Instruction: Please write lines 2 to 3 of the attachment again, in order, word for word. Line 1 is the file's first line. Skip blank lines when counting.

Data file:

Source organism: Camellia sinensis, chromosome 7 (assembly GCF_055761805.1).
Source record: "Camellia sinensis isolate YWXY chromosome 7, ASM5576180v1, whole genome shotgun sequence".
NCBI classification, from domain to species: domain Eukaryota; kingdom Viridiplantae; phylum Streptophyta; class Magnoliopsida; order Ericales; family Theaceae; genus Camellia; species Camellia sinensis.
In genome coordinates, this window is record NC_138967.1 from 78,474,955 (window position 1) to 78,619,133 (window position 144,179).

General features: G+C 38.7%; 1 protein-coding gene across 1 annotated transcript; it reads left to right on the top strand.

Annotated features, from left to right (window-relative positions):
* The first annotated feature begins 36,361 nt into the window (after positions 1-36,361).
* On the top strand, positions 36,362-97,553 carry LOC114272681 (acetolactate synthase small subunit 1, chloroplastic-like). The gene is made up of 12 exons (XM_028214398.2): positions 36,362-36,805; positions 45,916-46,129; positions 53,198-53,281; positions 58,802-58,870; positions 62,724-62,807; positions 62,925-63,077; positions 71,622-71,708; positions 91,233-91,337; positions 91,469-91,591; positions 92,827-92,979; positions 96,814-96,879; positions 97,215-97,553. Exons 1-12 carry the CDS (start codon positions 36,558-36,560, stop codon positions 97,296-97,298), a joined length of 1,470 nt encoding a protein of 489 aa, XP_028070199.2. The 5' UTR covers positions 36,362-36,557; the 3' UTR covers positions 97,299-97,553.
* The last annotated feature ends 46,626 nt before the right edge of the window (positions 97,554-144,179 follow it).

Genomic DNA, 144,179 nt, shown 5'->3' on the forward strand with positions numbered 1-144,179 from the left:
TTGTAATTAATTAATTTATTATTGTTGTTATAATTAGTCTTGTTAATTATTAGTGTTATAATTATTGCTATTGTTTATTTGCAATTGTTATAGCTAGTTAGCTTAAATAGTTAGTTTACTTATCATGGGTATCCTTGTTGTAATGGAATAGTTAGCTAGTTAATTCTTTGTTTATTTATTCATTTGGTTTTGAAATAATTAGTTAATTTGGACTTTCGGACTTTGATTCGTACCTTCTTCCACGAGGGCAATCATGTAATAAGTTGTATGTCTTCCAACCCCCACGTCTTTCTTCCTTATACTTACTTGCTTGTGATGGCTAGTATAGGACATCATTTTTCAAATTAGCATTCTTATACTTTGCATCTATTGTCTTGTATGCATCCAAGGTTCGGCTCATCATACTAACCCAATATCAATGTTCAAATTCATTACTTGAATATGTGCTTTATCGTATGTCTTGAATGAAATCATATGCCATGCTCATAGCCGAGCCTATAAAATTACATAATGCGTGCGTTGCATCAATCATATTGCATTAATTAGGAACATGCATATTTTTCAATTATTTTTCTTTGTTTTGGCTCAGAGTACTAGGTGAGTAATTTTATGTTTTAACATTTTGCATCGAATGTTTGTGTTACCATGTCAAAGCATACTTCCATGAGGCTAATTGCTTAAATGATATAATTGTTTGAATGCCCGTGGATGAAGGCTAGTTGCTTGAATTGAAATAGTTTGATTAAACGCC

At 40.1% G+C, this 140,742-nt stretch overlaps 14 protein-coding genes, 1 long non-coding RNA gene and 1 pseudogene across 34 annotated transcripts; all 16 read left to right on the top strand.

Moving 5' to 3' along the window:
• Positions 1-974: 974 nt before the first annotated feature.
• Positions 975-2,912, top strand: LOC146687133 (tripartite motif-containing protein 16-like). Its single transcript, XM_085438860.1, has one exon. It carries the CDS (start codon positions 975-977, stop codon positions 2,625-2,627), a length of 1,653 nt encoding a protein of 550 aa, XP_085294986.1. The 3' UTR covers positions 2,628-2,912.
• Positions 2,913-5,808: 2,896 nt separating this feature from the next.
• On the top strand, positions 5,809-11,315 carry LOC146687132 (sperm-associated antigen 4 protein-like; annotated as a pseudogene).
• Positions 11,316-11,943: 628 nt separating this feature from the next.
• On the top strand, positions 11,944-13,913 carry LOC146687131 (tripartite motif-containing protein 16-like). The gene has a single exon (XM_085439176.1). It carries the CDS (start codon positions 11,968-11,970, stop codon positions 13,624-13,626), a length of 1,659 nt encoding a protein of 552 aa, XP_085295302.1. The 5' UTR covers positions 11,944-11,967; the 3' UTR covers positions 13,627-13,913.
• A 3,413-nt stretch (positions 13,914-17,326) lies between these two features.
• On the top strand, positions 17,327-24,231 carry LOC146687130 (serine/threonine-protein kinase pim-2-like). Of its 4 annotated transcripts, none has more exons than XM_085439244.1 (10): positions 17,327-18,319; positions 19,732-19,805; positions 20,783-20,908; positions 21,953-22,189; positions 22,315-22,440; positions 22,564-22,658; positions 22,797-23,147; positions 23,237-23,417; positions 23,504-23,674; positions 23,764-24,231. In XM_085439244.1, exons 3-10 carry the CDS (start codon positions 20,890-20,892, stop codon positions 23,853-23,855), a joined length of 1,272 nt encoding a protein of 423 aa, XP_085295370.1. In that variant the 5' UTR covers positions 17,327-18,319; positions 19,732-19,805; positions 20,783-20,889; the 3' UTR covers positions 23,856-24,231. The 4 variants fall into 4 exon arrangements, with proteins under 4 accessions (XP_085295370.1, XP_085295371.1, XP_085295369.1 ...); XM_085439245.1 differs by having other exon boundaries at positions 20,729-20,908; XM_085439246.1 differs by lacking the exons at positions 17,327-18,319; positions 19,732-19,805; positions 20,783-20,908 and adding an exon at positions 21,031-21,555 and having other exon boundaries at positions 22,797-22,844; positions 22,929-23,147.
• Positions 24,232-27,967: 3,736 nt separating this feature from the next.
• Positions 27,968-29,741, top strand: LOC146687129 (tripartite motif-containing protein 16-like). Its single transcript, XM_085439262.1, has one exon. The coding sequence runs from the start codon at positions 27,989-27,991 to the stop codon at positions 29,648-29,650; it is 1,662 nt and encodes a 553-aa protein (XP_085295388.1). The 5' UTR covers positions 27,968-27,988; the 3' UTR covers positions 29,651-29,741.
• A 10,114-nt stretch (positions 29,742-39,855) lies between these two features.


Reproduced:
Source record: "Camellia sinensis isolate YWXY chromosome 7, ASM5576180v1, whole genome shotgun sequence".
NCBI classification, from domain to species: domain Eukaryota; kingdom Viridiplantae; phylum Streptophyta; class Magnoliopsida; order Ericales; family Theaceae; genus Camellia; species Camellia sinensis.